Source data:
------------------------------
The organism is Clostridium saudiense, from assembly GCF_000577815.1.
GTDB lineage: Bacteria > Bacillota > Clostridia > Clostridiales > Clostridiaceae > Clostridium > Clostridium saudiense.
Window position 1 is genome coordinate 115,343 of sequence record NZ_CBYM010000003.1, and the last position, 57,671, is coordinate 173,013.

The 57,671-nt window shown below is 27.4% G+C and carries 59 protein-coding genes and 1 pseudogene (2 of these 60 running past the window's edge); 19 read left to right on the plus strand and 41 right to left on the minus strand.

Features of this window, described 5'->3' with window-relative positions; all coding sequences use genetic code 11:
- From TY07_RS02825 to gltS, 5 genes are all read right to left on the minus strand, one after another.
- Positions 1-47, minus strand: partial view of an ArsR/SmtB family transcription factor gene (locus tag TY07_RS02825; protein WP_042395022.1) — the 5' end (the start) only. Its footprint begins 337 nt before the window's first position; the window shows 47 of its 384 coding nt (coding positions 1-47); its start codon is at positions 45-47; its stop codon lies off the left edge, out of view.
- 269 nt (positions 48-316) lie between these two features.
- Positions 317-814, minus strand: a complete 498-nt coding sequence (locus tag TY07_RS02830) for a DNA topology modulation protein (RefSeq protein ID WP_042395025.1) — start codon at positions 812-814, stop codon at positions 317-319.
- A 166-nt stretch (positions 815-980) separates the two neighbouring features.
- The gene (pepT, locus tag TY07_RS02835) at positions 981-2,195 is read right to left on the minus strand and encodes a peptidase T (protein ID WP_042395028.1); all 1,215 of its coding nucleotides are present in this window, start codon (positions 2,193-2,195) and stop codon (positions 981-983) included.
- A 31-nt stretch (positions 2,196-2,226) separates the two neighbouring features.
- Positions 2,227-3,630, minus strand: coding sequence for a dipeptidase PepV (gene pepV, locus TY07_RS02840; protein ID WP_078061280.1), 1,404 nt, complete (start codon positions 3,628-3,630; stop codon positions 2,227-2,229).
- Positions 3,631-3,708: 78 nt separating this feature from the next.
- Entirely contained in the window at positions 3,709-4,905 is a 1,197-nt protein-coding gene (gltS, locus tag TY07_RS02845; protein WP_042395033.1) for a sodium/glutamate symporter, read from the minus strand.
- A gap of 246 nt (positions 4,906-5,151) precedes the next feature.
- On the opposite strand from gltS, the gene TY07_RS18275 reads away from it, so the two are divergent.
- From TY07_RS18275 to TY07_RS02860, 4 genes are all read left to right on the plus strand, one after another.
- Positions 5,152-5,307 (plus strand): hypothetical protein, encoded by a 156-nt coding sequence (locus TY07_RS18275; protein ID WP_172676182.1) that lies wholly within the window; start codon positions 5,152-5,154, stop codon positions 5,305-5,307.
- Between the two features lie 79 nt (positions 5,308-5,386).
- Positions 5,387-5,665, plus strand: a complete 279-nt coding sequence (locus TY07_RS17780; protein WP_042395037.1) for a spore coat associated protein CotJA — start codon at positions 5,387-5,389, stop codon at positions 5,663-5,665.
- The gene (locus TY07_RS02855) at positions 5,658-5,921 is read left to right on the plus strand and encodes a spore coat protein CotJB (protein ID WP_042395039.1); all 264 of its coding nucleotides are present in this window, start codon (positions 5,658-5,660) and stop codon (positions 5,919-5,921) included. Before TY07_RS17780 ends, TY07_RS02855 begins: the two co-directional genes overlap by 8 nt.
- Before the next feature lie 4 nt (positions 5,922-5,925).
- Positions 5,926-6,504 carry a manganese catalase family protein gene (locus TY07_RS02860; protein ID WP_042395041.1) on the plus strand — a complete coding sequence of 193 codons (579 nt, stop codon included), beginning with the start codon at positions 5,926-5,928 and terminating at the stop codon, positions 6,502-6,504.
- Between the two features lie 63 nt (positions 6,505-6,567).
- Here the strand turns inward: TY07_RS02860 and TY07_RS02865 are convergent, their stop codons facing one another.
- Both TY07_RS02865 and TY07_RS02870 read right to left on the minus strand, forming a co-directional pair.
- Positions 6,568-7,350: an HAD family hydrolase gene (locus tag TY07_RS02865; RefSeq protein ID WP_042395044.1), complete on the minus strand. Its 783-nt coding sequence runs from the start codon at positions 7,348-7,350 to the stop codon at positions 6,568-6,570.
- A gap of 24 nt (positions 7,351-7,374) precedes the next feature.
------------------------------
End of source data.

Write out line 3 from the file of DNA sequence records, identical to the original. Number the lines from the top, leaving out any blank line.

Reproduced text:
Window position 1 is genome coordinate 115,343 of sequence record NZ_CBYM010000003.1, and the last position, 57,671, is coordinate 173,013.